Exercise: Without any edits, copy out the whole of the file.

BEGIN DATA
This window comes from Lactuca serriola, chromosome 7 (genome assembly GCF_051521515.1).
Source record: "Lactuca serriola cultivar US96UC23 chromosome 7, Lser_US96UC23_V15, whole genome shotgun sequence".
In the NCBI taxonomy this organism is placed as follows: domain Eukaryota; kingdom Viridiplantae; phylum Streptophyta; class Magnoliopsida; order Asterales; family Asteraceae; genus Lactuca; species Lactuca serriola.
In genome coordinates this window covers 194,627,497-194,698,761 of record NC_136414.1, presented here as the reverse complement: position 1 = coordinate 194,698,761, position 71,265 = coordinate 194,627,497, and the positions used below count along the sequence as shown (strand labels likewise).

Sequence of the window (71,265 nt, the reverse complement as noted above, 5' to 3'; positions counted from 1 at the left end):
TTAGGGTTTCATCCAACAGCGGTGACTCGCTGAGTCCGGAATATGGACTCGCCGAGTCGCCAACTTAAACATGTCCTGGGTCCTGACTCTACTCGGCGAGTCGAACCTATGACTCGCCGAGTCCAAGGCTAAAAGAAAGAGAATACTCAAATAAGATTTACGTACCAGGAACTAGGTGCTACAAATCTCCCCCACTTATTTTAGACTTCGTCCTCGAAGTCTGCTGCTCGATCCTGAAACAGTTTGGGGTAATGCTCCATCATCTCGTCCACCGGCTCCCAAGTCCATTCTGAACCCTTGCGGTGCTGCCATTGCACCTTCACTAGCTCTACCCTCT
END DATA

This window comes from Lactuca serriola, chromosome 7 (genome assembly GCF_051521515.1).
Source record: "Lactuca serriola cultivar US96UC23 chromosome 7, Lser_US96UC23_V15, whole genome shotgun sequence".
In the NCBI taxonomy this organism is placed as follows: domain Eukaryota; kingdom Viridiplantae; phylum Streptophyta; class Magnoliopsida; order Asterales; family Asteraceae; genus Lactuca; species Lactuca serriola.
In genome coordinates this window covers 194,627,497-194,698,761 of record NC_136414.1, presented here as the reverse complement: position 1 = coordinate 194,698,761, position 71,265 = coordinate 194,627,497, and the positions used below count along the sequence as shown (strand labels likewise).

Sequence of the window (71,265 nt, the reverse complement as noted above, 5' to 3'; positions counted from 1 at the left end):
TTAGGGTTTCATCCAACAGCGGTGACTCGCTGAGTCCGGAATATGGACTCGCCGAGTCGCCAACTTAAACATGTCCTGGGTCCTGACTCTACTCGGCGAGTCGAACCTATGACTCGCCGAGTCCAAGGCTAAAAGAAAGAGAATACTCAAATAAGATTTACGTACCAGGAACTAGGTGCTACAAATCTCCCCCACTTATTTTAGACTTCGTCCTCGAAGTCTGCTGCTCGATCCTGAAACAGTTTGGGGTAATGCTCCATCATCTCGTCCACCGGCTCCCAAGTCCATTCTGAACCCTTGCGGTGCTGCCATTGCACCTTCACTAGCTCTACCCTCT